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is the name given to the Mumbai-based film industry in India. It is
considered to be the largest in the world in terms of number of films
films it produces are mostly in Hindi. They are generally lively,
energetic musicals. Bollywood films often have their own sense of
internal logic and can be as surreal as any musical produced by American
or European studios. The music is generally pre-recorded, sung by a
core group of singers, with actors miming the words (known as playback
singing). Generally, professional playback singers provide the voices
but of late there's a trend of the actors singing for themselves, like
Aamir Khan in Ghulam. Bollywood films are often engaging spectacles that
tell timeless stories of love and turmoil.
films usually feature caucasian looking indians (Aryan as opposed to
Dravidic), usually from the northern regions of India. The dancing
usually involves very strong and quick body movements, and large groups
the period that Bollywood was not known outside of India and the
various Indian communities, a lot of licences were probably used without
due to increased visibility and increasingly large audiences, some
Bollywood films can have fairly large budgets, allowing them to use
famous film sets such as Hatfield House and Blenheim Palace in the
United Kingdom. In modern Bollywood films, location shooting is quite
important and good sceneries are sought after. However, funding for
Bollywood films remains hit-and-miss. There are no large studios which
fund films. Often funding comes from private distributors. In 2001 the
Central Bureau of Investigation, India's national police agency, seized
all prints of Chori Chori Chupke Chupke after the movie was found to be
funded by members of the Mumbai underworld.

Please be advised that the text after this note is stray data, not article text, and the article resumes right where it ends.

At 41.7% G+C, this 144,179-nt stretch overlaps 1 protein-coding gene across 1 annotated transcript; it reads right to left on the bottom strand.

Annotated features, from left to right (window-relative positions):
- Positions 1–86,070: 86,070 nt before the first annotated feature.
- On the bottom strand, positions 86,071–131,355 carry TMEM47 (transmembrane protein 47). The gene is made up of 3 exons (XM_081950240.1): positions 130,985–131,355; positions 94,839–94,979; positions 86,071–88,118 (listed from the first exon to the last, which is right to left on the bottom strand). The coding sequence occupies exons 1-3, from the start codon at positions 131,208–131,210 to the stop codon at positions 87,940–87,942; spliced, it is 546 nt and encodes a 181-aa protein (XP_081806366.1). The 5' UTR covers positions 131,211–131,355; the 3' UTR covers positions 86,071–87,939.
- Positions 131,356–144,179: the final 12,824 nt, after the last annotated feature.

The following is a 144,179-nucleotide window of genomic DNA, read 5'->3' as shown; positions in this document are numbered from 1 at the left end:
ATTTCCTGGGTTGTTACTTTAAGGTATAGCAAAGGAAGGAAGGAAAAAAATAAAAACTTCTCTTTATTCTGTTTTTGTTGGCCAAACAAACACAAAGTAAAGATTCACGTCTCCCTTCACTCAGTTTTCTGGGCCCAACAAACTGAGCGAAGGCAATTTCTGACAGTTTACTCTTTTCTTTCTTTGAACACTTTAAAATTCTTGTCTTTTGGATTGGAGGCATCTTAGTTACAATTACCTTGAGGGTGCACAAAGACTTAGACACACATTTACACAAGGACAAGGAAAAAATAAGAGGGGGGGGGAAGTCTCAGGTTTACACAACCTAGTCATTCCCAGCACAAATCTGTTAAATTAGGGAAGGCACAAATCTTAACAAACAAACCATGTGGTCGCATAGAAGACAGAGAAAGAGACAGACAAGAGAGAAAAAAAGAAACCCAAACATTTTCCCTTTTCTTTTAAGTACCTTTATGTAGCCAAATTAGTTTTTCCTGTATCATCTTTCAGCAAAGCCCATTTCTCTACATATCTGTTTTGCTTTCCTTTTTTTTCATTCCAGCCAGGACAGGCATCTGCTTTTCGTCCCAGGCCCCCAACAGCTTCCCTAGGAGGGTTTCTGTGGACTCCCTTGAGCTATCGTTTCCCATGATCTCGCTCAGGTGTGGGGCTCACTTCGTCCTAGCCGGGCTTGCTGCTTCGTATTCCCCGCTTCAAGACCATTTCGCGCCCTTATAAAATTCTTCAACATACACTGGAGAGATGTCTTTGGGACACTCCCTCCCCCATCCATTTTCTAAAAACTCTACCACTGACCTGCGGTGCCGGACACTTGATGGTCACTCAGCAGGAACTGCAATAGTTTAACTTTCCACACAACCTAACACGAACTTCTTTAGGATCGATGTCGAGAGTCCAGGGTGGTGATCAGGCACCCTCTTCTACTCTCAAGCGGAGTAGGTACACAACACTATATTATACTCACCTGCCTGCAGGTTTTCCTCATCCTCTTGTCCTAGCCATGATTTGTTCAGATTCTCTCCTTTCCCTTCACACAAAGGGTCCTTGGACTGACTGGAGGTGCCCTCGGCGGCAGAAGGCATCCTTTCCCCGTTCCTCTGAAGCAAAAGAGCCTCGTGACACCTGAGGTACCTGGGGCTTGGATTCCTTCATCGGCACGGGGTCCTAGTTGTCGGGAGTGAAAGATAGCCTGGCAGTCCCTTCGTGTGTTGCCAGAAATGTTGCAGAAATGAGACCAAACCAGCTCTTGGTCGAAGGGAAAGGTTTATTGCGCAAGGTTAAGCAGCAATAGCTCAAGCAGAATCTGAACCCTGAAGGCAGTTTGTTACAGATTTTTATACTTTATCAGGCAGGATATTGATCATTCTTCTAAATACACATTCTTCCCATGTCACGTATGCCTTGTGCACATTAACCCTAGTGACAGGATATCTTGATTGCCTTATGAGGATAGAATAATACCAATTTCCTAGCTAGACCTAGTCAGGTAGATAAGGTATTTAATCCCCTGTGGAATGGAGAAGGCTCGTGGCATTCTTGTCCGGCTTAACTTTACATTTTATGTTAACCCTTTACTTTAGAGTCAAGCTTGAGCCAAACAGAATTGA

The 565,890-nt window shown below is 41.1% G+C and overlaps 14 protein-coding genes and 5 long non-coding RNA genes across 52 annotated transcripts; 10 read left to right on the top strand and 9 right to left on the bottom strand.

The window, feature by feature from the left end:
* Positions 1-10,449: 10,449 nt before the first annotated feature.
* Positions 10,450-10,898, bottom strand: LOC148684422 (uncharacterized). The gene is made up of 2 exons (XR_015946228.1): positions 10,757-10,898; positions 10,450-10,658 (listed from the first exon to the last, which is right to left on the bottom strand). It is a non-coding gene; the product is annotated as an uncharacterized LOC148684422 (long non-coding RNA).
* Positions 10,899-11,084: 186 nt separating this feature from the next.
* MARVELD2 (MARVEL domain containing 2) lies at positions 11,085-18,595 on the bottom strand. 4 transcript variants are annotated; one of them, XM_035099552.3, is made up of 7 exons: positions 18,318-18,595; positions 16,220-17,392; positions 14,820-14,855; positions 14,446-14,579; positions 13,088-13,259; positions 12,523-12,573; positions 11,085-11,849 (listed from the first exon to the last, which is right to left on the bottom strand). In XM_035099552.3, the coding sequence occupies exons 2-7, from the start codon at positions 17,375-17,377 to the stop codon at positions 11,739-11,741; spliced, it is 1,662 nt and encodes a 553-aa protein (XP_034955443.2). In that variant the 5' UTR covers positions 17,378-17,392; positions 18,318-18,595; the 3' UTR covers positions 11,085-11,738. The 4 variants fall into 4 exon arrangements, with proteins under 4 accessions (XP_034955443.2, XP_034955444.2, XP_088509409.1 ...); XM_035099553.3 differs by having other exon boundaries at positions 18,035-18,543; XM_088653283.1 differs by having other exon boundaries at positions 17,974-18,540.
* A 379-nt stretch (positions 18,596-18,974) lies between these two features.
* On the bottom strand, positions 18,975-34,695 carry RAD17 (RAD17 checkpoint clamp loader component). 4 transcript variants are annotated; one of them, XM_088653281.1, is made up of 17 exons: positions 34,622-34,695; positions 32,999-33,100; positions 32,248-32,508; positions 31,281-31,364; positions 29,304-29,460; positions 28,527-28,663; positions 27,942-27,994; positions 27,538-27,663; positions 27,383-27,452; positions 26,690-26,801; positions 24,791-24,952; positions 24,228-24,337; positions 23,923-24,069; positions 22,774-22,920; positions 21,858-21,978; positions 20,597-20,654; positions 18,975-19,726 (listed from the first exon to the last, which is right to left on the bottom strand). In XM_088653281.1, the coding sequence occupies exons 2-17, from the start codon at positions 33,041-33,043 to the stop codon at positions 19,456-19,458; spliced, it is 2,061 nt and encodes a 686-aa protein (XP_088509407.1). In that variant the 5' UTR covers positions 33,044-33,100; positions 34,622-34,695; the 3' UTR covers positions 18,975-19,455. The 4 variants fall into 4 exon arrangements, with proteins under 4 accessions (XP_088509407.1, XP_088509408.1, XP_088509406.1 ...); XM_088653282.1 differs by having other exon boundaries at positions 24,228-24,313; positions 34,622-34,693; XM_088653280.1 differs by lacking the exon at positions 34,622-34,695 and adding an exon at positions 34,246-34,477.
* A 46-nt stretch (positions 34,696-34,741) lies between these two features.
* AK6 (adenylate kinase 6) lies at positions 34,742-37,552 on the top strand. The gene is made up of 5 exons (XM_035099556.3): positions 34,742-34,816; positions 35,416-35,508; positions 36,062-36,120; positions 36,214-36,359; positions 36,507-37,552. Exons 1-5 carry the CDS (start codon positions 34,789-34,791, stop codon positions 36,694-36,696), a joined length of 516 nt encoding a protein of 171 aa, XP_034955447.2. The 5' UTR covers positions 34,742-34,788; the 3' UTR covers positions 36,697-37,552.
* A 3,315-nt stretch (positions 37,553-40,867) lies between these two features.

Another problem facing Bollywood is piracy of its films. Often pirated DVDss arrive before the print for the picture.
term Bollywood was created by conflating Bombay (the city now called
Mumbai) and "Hollywood". Mumbai is a major centre for the production and
editing of Indian films.
Latest Bollywood films are widely watched in South Asian countries, such as Bangladesh, Nepal, Pakistan and Sri Lanka. Many Pakistanis watch Bollywood films, as they understand Hindi (due to its linguistic similarity to Urdu). Pakistan banned the legal import of Bollywood movies in 1965. However, a thriving trade in pirated DVDs
and illegal cable broadcasts ensured the continued popularity of
Bollywood releases in Pakistan. Exceptions were made for a few films,
such as the 2006 colorized re-release of the classic Mughal-e-Azam or the 2006 film Taj Mahal. Early in 2008, the Pakistani government eased the ban and allowed the import of even more movies; 16 were screened in 2008.
Continued easing followed in 2009 and 2010. The new policy is
controversial in Pakistan. It is opposed by ardent nationalists and
representatives of Pakistan's small film industry; it is embraced by cinema owners, who are booking large profits after years of poor receipts.
Bollywood movies are also popular in Afghanistan due to the country's proximity with the Indian subcontinent and certain other cultural perspectives present in the movies. A number of Bollywood movies were filmed inside Afghanistan while some dealt with the country, including Dharmatma, Kabul Express, Khuda Gawah and Escape From Taliban. Hindi films have also been popular in numerous Arab countries, including Palestine, Jordan, Egypt and the Gulf countries.
Imported Indian films are usually subtitled in Arabic upon the film's
release. Since the early 2000s, Bollywood has progressed in Israel. Special channels dedicated to Indian films have been displayed on cable television. Bollywood films are also popular across Southeast Asia (particularly the Malay Archipelago) and Central Asia (particularly in Uzbekistan and Tajikistan).
Some Hindi movies also became big successes in the People's Republic of China during the 1940s and 1950s. The most popular Hindi films in China were Dr. Kotnis Ki Amar Kahani (1946), Awaara (1951) and Two Acres of Land (1953). Raj Kapoor was a famous movie star in China, and the song "Awara Hoon" ("I am a Tramp") was popular in the country. Since then, Hindi films significantly declined in popularity in China, until the Academy Award nominated Lagaan (2001) became the first Indian film to have a nation-wide release there in decades. The Chinese filmmaker He Ping was impressed by Lagaan, especially its soundtrack, and thus hired the film's music composer A. R. Rahman to score the soundtrack for his film Warriors of Heaven and Earth (2003). Several older Hindi films also have a cult following in Japan, particularly the films directed by the late Guru Dutt.
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